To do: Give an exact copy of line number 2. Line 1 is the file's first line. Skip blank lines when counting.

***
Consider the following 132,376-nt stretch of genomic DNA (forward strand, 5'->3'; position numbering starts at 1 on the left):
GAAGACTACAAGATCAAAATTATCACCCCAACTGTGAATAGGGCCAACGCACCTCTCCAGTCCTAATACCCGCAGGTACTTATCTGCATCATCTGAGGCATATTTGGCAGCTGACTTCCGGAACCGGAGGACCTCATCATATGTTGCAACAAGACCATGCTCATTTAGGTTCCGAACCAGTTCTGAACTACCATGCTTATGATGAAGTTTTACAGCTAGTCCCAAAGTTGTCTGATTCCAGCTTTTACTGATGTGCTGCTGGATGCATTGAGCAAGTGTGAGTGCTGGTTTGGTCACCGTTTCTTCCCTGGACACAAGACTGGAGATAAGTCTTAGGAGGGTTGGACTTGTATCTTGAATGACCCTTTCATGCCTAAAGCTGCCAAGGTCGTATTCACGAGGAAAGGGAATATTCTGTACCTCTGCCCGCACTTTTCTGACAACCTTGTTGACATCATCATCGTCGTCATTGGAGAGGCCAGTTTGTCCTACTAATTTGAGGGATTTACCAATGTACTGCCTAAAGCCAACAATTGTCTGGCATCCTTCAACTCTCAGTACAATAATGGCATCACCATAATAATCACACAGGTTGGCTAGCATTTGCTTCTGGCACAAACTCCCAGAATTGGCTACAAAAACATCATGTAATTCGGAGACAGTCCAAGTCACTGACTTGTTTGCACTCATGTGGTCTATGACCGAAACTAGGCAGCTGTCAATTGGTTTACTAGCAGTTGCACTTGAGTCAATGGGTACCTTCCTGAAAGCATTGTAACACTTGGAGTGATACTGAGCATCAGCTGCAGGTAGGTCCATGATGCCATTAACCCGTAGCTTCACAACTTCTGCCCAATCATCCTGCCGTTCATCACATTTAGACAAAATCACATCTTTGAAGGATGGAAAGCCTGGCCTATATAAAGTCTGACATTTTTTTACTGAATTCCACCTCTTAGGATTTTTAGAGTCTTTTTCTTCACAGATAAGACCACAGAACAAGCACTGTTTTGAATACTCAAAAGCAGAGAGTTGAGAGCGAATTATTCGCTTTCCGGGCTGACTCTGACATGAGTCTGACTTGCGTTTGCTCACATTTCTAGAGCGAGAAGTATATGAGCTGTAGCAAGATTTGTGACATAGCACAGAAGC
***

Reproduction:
GAAGACTACAAGATCAAAATTATCACCCCAACTGTGAATAGGGCCAACGCACCTCTCCAGTCCTAATACCCGCAGGTACTTATCTGCATCATCTGAGGCATATTTGGCAGCTGACTTCCGGAACCGGAGGACCTCATCATATGTTGCAACAAGACCATGCTCATTTAGGTTCCGAACCAGTTCTGAACTACCATGCTTATGATGAAGTTTTACAGCTAGTCCCAAAGTTGTCTGATTCCAGCTTTTACTGATGTGCTGCTGGATGCATTGAGCAAGTGTGAGTGCTGGTTTGGTCACCGTTTCTTCCCTGGACACAAGACTGGAGATAAGTCTTAGGAGGGTTGGACTTGTATCTTGAATGACCCTTTCATGCCTAAAGCTGCCAAGGTCGTATTCACGAGGAAAGGGAATATTCTGTACCTCTGCCCGCACTTTTCTGACAACCTTGTTGACATCATCATCGTCGTCATTGGAGAGGCCAGTTTGTCCTACTAATTTGAGGGATTTACCAATGTACTGCCTAAAGCCAACAATTGTCTGGCATCCTTCAACTCTCAGTACAATAATGGCATCACCATAATAATCACACAGGTTGGCTAGCATTTGCTTCTGGCACAAACTCCCAGAATTGGCTACAAAAACATCATGTAATTCGGAGACAGTCCAAGTCACTGACTTGTTTGCACTCATGTGGTCTATGACCGAAACTAGGCAGCTGTCAATTGGTTTACTAGCAGTTGCACTTGAGTCAATGGGTACCTTCCTGAAAGCATTGTAACACTTGGAGTGATACTGAGCATCAGCTGCAGGTAGGTCCATGATGCCATTAACCCGTAGCTTCACAACTTCTGCCCAATCATCCTGCCGTTCATCACATTTAGACAAAATCACATCTTTGAAGGATGGAAAGCCTGGCCTATATAAAGTCTGACATTTTTTTACTGAATTCCACCTCTTAGGATTTTTAGAGTCTTTTTCTTCACAGATAAGACCACAGAACAAGCACTGTTTTGAATACTCAAAAGCAGAGAGTTGAGAGCGAATTATTCGCTTTCCGGGCTGACTCTGACATGAGTCTGACTTGCGTTTGCTCACATTTCTAGAGCGAGAAGTATATGAGCTGTAGCAAGATTTGTGACATAGCACAGAAGC